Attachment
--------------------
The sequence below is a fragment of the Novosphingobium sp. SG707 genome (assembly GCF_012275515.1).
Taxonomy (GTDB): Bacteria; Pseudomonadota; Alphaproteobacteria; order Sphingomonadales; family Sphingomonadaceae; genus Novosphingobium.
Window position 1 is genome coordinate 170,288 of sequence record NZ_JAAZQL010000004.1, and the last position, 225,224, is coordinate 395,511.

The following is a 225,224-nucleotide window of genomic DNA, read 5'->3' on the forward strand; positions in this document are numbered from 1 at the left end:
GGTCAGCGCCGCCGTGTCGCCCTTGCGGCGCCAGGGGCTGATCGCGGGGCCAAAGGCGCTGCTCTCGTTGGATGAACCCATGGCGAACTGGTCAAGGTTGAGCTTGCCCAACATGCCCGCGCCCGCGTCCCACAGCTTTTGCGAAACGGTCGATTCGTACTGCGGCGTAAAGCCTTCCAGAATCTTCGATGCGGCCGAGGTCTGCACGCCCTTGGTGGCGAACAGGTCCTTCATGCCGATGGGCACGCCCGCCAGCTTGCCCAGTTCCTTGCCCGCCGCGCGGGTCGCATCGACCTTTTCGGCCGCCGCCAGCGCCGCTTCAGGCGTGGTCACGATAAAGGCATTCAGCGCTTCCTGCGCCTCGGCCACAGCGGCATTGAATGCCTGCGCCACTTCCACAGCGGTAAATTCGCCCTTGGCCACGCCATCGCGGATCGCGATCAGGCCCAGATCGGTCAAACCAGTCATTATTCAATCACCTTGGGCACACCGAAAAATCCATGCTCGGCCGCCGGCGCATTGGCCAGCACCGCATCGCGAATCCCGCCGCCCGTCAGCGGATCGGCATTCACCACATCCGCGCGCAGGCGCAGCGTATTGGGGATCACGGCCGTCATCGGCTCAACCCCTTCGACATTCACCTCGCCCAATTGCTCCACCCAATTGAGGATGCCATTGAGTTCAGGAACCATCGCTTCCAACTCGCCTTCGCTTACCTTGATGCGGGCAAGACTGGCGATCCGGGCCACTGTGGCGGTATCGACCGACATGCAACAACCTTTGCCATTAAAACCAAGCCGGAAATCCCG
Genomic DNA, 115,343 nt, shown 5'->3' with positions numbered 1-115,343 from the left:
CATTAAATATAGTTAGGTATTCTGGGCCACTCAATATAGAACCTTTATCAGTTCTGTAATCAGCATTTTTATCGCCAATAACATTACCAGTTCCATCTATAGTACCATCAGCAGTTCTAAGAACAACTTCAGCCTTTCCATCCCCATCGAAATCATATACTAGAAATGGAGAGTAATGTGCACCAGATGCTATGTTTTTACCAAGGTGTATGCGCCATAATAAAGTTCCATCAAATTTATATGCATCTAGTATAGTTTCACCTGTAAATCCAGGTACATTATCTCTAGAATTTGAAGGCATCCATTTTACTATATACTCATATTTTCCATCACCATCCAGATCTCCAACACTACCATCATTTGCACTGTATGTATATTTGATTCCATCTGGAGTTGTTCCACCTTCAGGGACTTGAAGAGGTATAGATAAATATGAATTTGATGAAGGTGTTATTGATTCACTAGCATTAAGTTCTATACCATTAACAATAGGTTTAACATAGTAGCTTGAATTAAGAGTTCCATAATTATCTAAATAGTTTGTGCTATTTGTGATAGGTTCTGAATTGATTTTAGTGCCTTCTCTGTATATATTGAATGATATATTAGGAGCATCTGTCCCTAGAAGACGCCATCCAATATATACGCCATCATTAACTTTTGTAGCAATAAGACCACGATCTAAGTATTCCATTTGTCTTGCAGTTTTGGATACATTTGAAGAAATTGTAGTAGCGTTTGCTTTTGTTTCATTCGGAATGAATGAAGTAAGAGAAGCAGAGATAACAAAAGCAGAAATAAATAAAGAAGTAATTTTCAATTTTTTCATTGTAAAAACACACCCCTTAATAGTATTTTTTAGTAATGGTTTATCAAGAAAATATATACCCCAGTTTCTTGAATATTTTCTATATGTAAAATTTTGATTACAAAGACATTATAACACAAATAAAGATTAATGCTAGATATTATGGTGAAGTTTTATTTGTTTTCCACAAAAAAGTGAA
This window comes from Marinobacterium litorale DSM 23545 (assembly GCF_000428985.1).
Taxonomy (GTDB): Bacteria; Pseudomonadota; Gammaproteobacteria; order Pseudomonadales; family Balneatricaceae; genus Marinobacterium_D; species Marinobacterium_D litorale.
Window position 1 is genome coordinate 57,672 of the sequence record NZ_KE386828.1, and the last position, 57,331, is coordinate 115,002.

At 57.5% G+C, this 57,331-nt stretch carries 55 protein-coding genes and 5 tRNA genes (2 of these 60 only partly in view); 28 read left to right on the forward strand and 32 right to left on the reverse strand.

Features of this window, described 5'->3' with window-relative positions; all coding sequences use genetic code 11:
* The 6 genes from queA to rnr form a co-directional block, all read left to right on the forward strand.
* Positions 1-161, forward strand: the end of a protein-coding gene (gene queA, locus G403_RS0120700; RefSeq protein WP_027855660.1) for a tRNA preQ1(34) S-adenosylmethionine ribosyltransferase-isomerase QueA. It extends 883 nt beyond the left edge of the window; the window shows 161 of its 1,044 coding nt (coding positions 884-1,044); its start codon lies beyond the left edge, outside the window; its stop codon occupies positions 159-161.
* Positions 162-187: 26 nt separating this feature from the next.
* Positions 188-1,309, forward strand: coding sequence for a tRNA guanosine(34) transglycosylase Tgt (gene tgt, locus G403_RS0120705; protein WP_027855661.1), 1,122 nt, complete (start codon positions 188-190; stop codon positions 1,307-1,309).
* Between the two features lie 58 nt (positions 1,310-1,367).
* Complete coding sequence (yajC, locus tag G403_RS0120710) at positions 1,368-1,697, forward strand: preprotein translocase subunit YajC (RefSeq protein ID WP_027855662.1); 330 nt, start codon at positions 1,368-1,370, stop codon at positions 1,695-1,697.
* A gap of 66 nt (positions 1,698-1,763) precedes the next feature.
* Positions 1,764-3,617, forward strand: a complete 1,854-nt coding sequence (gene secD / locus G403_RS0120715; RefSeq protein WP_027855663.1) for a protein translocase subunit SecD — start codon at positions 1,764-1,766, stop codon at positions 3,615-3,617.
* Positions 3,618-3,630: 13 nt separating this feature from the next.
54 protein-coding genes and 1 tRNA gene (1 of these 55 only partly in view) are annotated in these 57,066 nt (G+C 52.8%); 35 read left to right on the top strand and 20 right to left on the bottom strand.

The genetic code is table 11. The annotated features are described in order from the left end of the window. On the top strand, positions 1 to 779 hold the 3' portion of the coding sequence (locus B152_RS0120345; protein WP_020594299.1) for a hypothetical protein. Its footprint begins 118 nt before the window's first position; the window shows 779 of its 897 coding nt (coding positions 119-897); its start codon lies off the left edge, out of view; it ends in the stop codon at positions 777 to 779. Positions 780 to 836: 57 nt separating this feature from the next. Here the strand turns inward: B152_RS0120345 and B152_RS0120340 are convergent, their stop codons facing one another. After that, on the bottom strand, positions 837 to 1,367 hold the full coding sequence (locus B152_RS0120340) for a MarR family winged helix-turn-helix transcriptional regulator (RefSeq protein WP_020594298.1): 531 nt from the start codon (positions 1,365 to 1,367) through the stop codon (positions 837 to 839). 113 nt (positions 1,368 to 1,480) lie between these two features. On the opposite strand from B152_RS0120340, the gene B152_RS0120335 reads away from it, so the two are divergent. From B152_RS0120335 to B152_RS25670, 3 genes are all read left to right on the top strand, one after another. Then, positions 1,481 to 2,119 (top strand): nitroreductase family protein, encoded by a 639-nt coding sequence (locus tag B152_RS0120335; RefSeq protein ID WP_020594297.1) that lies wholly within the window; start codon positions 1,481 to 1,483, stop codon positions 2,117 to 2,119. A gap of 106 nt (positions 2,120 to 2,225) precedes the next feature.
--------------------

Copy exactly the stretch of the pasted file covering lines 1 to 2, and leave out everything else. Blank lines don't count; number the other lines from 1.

The sequence below is a fragment of the Novosphingobium sp. SG707 genome (assembly GCF_012275515.1).
Taxonomy (GTDB): Bacteria; Pseudomonadota; Alphaproteobacteria; order Sphingomonadales; family Sphingomonadaceae; genus Novosphingobium.